Report Highlights Sustainable Ways for Countries to Tap Resources
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- New report identifies six key steps to help lift countries out of poverty by harnessing their mineral wealth, drawing on authority of 400 experts
- Practical recommendations include publishing mining-related tax and royalty payments and creating local development councils
- Read the Report
Geneva, Switzerland, 6 February 2012 – Six building blocks are needed to help lift some of the world’s least developed countries out of poverty by harnessing their mineral wealth, according to a joint publication from the World Economic Forum and The Boston Consulting Group (BCG).
A Framework for Advancing Responsible Mineral Development draws on the expertise of 400 experts from NGOs, governments and mining companies to provide practical advice aimed at enabling developing countries to develop their mineral resources in a socially and economically sustainable manner.
Examples of good practices highlighted in the report include the world’s largest bauxite mining company, Alcoa, setting up a local development council in Juruti, Brazil, which led to 21 projects, among them the construction of a district police station and school, as well as Rio Tinto deciding to publish all tax and royalty payments in the 28 main countries in which it operates.
“This report offers intelligent, relevant responses, drawn upon real-life experience, on how to create a climate of trust, transparency and understanding, which can bring benefits to all of the various stakeholders in mining development,” says Richard O’Brien, President and Chief Executive Officer of Newmont Mining Corporation, and Chair of the World Economic Forum’s Mining & Metals Steering Board.
The building blocks identified are: training programmes and sharing knowledge; making sure people are informed about the benefits and costs of mineral development; a collaborative process for stakeholder involvement throughout mining projects; transparency; commonly agreed compliance and monitoring combined with the enforcement of commitments; and effective mechanisms to resolve disputes.
Huguette Labelle, Chair of Transparency International and a Member of the World Economic Forum Global Agenda Council on the Future of Mining & Metals, endorsed the report, saying: “Transparency is essential to ensure prosperity for resource-rich countries, building the trust necessary for effective collaboration among stakeholders.”
All six building blocks aim to increase trust between different parties and create a stable long-term environment for mining projects. The report highlights 22 examples of existing projects and initiatives that show what can be done in a number of countries, including Mongolia, Liberia, Ghana and Chile.
Underlying the proposals is an analysis of leading mining countries, which shows that some combine huge untouched mineral resources with lower levels of development. These countries, such as Guinea, Mongolia, Peru and South Africa, could transform their socioeconomic prospects by using the six building blocks to tap their resources.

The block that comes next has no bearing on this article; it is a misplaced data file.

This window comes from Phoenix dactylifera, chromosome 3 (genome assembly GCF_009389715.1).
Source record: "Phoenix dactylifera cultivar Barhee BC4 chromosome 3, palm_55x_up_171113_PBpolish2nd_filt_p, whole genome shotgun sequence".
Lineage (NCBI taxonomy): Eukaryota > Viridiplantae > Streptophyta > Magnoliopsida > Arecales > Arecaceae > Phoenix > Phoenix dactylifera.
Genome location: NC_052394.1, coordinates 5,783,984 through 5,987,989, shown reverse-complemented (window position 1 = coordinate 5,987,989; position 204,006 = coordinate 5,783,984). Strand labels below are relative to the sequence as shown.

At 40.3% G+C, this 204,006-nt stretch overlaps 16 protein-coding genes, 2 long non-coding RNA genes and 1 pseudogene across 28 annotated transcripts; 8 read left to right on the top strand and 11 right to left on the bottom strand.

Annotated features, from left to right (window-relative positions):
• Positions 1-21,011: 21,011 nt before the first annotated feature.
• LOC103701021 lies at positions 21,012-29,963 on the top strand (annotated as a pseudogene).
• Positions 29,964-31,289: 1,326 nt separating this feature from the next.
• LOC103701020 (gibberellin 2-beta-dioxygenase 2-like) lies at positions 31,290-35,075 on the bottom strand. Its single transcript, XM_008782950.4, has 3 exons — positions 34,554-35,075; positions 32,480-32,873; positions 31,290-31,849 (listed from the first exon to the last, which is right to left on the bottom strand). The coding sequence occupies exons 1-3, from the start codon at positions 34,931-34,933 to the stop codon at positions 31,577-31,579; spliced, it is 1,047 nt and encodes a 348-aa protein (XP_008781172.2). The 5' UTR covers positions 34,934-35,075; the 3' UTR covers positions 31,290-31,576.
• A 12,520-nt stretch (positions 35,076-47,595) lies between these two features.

“Having co-hosted the launch of the Forum’s Responsible Mineral Development Initiative in Mongolia in June 2010, we fully support the release of this year’s Report,” says Elbegdorj Tsakhia, President of Mongolia. “The case studies and recommendations will help countries such as ours develop our mineral resources in a fair and responsible manner for all stakeholders. Socially as well as environmentally responsible mining is not merely a challenge for the host countries, but it is the prerequisite for sustainable global development."
Practical recommendations, in keeping with the six building blocks, include encouraging companies and governments to publish mining-related tax and royalty payments, creating local development councils and the establishment of capacity development programmes.
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About The World Economic Forum
The World Economic Forum is an independent international organization committed to improving the state of the world by engaging business, political, academic and other leaders of society to shape global, regional and industry agendas.
Incorporated as a not-for-profit foundation in 1971, and headquartered in Geneva, Switzerland, the Forum is tied to no political, partisan or national interests.
About The Boston Consulting Group
The Boston Consulting Group (BCG) is a global management consulting firm and the world’s leading advisor on business strategy. We partner with clients from the private, public, and not-for-profit sectors in all regions to identify their highest-value opportunities, address their most critical challenges, and transform their enterprises. Our customized approach combines deep insight into the dynamics of companies and markets with close collaboration at all levels of the client organization. This ensures that our clients achieve sustainable competitive advantage, build more capable organizations, and secure lasting results. Founded in 1963, BCG is a private company with 74 offices in 42 countries. For more information, please visit bcg.com.
Notes to Editors
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The World Economic Forum is an international institution committed to improving the state of the world through public-private cooperation in the spirit of global citizenship. It engages with business, political, academic and other leaders of society to shape global, regional and industry agendas.
Incorporated as a not-for-profit foundation in 1971 and headquartered in Geneva, Switzerland, the Forum is independent, impartial and not tied to any interests. It cooperates closely with all leading international organizations (www.weforum.org).